"To what avail is friendship since it fills my life and then is gone as if it never had been? And what do I care for your problems that I have shared, since I shall never share in their solution, shall never know nor care to know their outcome. Your destinies are of no interest to me, now, nor is mine to you. To your collective lives the gap made by my absence will be easily filled, like water running into place, but to my single life, your absences will be a wound."
Last night I went up to the Crest ($3.00) and saw the movie Waitress. It is a good flick, brightly colored, small town Southern, women buddies, etc. All the men are fools, except for Andy Griffith, who is a wise old codger (cantankerous on the outside, softy on the inside). The movie is sustained by the woman who is the star and whose name escapes me as I sit here. She is just wonderful, though. The whole pie cafe culture is perfectly done.
There is a somber note, though. Underneath the film is the knowledge that the director and actress (Dawn in the movie) Adrienne Shelley was murdered last November, killed by a construction worker who was remodeling the apartment beneath hers in Greenwich Village. Her role in the movie is comic, but the laughs in the theater were hollow, sad to say.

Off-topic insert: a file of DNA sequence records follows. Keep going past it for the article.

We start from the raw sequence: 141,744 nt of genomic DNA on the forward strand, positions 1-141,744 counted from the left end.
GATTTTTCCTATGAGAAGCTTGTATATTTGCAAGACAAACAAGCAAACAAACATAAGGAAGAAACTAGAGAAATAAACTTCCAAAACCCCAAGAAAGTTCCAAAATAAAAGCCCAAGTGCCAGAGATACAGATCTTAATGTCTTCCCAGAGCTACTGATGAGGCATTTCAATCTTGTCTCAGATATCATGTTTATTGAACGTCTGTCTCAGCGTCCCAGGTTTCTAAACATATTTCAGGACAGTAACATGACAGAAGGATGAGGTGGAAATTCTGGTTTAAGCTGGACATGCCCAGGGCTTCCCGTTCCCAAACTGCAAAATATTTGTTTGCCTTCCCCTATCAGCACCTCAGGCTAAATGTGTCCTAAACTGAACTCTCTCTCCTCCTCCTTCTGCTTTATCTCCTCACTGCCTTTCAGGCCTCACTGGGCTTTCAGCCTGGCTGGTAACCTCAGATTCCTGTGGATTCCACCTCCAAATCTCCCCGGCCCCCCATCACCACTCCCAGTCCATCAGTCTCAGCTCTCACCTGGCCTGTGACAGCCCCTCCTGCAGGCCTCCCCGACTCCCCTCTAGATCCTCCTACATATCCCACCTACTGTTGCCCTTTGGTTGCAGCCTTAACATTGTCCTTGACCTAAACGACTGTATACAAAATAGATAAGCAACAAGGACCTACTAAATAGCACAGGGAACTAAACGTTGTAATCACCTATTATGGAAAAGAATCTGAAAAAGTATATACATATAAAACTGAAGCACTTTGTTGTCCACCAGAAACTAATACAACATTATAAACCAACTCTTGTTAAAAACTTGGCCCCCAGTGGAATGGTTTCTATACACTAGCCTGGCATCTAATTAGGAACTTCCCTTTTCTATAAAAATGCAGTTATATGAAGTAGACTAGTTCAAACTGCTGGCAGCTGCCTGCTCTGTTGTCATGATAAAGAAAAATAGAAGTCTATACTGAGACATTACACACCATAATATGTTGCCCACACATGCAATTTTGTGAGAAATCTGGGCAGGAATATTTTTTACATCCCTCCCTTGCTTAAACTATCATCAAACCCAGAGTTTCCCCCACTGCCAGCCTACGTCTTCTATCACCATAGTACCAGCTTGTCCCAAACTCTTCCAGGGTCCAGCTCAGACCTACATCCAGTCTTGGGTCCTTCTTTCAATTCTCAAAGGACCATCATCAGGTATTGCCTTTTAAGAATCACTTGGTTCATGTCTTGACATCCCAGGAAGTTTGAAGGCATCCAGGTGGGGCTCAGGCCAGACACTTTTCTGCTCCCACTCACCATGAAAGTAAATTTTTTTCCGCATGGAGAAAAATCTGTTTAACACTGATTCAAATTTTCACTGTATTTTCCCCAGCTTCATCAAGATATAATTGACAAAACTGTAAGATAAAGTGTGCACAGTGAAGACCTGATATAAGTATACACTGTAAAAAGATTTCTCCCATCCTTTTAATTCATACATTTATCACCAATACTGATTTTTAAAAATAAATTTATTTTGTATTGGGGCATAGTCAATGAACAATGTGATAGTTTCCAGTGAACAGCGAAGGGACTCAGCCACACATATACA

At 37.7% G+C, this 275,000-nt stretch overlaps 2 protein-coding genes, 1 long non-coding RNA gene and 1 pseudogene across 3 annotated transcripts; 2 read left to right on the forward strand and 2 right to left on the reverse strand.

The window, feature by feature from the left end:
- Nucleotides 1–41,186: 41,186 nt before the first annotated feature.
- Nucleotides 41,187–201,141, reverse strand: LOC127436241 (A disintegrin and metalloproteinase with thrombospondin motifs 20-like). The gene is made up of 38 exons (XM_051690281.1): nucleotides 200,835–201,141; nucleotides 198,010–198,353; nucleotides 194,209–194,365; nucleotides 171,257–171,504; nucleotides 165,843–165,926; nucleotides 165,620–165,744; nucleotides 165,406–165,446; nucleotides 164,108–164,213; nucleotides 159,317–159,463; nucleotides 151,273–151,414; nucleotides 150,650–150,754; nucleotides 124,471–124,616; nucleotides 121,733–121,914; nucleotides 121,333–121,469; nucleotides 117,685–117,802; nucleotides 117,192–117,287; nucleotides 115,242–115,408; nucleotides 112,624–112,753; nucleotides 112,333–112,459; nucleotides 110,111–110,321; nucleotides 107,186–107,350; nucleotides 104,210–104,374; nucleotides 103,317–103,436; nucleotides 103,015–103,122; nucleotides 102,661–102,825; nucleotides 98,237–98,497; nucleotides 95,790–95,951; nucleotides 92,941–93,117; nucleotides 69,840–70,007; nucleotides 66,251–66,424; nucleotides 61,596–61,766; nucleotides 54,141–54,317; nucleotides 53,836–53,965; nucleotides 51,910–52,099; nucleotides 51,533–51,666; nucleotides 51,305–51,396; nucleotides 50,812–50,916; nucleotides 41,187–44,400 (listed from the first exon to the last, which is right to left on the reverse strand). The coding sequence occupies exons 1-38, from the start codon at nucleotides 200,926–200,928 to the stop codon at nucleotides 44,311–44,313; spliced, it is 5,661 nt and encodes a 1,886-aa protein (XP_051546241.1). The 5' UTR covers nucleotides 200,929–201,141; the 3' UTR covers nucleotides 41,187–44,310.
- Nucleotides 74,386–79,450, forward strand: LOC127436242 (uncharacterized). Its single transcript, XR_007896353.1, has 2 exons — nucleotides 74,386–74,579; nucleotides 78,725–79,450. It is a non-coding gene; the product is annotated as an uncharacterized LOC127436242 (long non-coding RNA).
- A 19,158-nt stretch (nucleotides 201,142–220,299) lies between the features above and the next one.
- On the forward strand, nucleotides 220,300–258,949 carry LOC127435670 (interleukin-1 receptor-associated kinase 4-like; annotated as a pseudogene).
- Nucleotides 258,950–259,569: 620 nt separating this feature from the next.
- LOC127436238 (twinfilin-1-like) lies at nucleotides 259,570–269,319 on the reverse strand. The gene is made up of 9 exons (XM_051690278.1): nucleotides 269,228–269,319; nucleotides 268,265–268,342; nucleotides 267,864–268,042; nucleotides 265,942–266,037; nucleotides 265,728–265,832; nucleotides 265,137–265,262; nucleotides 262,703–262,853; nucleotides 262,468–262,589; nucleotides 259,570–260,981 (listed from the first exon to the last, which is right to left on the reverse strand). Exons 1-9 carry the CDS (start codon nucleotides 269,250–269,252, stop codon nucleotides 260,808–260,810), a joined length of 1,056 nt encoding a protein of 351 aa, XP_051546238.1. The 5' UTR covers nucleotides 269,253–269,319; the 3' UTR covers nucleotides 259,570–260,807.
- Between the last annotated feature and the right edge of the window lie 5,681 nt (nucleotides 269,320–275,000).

An unusual thing happened before the movie, too. I had got there early enough to sit for a while and read the Pepys biography I am finishing. I don't think I send out vibes saying "Speak to me," do I? Even when I am not reading, I don't signal that conversation from strangers is desirable. Well, nose-in-book didn't deter a man from talking to me. "Whatcha reading?" And that was followed by a conversation that was not going to end until I went into the theater. He was pleasant and just wanted to talk; was curious about me, too. I told him teacherly stuff. I am sure he was just a lonely person, looking for a few minutes of human connection, but only my politeness enabled me to chat with him.
In the process I was distracted. I got a spot of popcorn butter on one of my Pepys pages, and I spilled my lemonade on the rug.
I read this sentence in The World is Flat:
"China has more than 160 cities with a population of one million or more."
It is such a surprising datum that I don't know what to say about it.